What was Ch’ilsŏngdae 칠성대 and why is it controversial?

I am still investigating this myself, but this turns up every now and then and I think I ought to clarify my view on the matter. Ch’ilsŏngdae is controversial in academic discussions as hard evidence is no longer extant. Despite the fact that its actual location is still debated, one can find seven stylized memorials scattered around the old city. I should note that these current signs that mark the alleged location of Ch’ilsŏngdae are likely incorrect (and of course a terrible waste of Cheju taxpayer money!) and that we actually do not know what the complex looked like exactly.

What was Ch’ilsŏngdae 칠성대 (The Seven Stars ritual complex)?

First off, “Ch’ilsŏngdae” seems to ahve been a complex of 7 altars arranged in the form of the Big Dipper asterism in which Samsŏnghyŏl 삼성혈 served as the North Star Polaris 북극성. While its primary function was likely ritual, if one were to look at a map of old Cheju City from 1914, one would notice that settlement concentrations seemed to follow the pattern of the Big Dipper. While Ch’ilsŏngt’ong 칠성통 street was the handle, the more densely populated area south of Kwandŏkjŏng 관덕정 was the scoop (see Nemeth David 1984 and Kim T’aeil 2012). It may seem far-fetched that a civilization as tiny as T’amna could conceive of something so complex, but not a few small island cultures had highly sophisticated geographical and astronomical knowledge (consider, for example, the remarkably accurate stick charts of Marshall Islands peoples). That being said, one should also be cautious in assuming the precise location of the “handle” altars in Ch’ilsŏngt’ong because Ch’ilsŏngt’ong street was in fact modified during the Japanese colonial period.

Mun Mubyŏng’s (2012) reading of the Ch’ilsŏng Ponp’uri demonstrates that the myth of the Ch’ilsŏng snake deities correspond to seven sites within Cheju City as well as seven sites within a Cheju traditional house. The Ch’ilsŏng Ponp’uri appears to recall a time when Ch’ilsŏngdae existed. Although Mun Mubyŏng hypothesizes that the Ch’ilsŏngje was originally a major ritual festival for T’amna as a whole, there is no clear description of such in what few classical records survive today.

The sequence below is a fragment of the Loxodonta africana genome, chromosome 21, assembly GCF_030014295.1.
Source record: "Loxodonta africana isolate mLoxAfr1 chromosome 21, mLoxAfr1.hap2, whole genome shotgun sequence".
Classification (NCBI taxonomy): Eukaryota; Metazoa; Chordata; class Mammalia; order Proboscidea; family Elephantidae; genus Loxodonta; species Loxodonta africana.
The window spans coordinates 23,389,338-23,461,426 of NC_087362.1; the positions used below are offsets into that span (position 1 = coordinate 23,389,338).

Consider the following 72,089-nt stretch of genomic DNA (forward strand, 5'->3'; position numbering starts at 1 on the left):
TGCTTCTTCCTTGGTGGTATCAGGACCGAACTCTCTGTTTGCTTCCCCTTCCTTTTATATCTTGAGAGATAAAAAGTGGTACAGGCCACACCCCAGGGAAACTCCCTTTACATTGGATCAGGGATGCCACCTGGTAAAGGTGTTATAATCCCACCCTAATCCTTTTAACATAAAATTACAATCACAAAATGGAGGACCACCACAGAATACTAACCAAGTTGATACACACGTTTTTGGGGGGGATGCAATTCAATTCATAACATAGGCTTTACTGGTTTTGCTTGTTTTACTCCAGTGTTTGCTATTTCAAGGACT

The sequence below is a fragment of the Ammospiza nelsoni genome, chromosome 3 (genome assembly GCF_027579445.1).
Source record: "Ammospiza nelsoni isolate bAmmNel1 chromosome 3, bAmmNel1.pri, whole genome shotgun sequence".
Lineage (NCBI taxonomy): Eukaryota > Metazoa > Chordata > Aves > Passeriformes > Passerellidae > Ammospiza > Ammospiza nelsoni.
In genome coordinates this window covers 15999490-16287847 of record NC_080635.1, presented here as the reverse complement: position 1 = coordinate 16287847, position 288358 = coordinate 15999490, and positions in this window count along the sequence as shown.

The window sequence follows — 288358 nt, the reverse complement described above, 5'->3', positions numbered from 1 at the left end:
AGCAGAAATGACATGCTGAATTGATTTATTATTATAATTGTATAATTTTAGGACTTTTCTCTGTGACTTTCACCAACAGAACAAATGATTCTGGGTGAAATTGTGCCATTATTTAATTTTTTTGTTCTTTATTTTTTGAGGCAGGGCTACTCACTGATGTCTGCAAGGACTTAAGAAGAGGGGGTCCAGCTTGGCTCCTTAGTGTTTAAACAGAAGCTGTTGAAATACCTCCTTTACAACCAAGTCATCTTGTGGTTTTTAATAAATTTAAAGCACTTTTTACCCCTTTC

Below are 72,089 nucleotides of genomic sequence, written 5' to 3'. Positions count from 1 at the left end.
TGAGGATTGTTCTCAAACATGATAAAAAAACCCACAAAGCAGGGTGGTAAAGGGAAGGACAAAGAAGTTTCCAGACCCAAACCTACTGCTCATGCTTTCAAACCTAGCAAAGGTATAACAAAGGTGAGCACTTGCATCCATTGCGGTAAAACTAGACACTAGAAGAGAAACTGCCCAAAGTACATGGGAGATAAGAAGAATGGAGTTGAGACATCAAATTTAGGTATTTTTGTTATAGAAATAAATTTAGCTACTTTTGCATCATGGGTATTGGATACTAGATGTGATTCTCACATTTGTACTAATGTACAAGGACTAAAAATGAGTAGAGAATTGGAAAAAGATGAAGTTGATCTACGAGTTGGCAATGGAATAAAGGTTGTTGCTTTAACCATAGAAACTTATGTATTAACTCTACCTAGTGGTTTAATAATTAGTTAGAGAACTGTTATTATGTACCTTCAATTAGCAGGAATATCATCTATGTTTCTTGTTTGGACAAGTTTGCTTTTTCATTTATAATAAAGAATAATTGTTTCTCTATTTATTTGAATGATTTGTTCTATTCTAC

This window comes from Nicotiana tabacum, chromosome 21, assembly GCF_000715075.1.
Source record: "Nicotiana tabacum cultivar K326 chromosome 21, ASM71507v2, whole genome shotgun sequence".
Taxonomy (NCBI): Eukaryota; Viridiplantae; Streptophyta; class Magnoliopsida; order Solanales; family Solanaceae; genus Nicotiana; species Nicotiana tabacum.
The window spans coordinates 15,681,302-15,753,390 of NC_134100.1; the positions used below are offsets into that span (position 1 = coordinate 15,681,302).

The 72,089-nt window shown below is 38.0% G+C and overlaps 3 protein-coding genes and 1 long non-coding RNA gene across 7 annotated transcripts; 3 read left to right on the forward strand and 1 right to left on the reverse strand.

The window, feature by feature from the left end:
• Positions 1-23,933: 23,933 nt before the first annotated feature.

The significance of the Big Dipper asterism is hardly unique to Cheju though the island’s tradition of associating it with snake deities certainly is. Seven Stars deities feature in Chinese Buddhist-Daoist tradition. On the Korean mainland, one can find a Ch’ilsŏng altar in Buddhist temples as well as particular prayer ceremonies to the Seven Stars deities. David Nemeth (1984, 1987) observes that the geomantic alignment with the Seven Stars was considered a source of power for the ancient Chinese Han Dynasty (206 BCE – 220 CE) emperors. Ch’ilsŏng worship in Korea was the result of a dynamic synthesis of local adaptations and Chinese Buddhist-Daoist elements. The fact that one can easily find Polaris with the aid of the Big Dipper asterism is also what makes it such a significant group of stars all across the world. All things considered, one can understand why some intellectuals in Cheju find it baffling that development planners choose to emphasize (if not outright exaggerate) this one aspect – shared commonly amongst Cheju’s neighboring cultures – out of many other aspects that are actually unique to Cheju.

Did Ch’ilsŏngdae exist?

We do have some documentary evidence that Ch’ilsŏngdae existed somewhere within Cheju Ŭpsŏng 제주읍성 (the original Cheju City). Scholars researching the matter cite the 15th century Tongguk Yŏji Sŭngnam 동국여지승람, Yi Wŏnjin’s 1653 T’amnaji 탐라지, the Chŭngbo T’amnaji 증보 탐라지 written in the 19th century, and Kim Sŏgik’s 1924 P’ahallok 파한록. Kim Sŏgik’s work and the Chŭngbo T’amnaji are of particular importance to us because these two records are some of the last glimpses we have of Ch’ilsŏngdae. Both works indicate a complex of seven sites within Cheju’s city walls. A 1926 newspaper article and photograph (also posted on those problematic Ch’ilsŏngdae signs) shows that rituals were still performed at Ch’ilsŏngdae in the first quarter of the 20th century. The complex disappeared perhaps sometime in the 1930s.

But this is where things get complicated. Although we do have documentary evidence and even a newspaper photograph, the locations of all seven sites is difficult to confirm. The different sources, even the work of Kim Sŏgik, who saw the actual Ch’ilsŏngdae, is vague. Given the lack of other supporting documentary sources on Cheju City’s layout, tracking the seven places listed in the extant record makes pinpointing their sites easier said than done. A recent attempt to use advanced GIS techniques to find a possible location for Ch’ilsŏngdae in relation to Samsŏnghyŏl has indicated that the current seven signposts seem to be far off the mark. On the other hand, these seven new points in recent research also show that interpretations of the extant documentary sources may need to be reexamined as they appear to contradict what has been written.

What of the Ch’ilsŏngdae restoration project?

In this matter, I have to express my agreement with the opinion that the attempt to rehabilitate and reconstruct Ch’ilsŏngdae is very problematic. We can say that there was a “Ch’ilsŏngdae” and that it was in old Cheju City but we cannot say for certain the exact positions of the seven altars. Until the matter can be resolved with more solid evidence – such as additional documentary sources, personal testimonies from the colonial period, and archeological finds – attempting to reconstruct Ch’ilsŏngdae based on speculation seems to be a wasteful endeavor.


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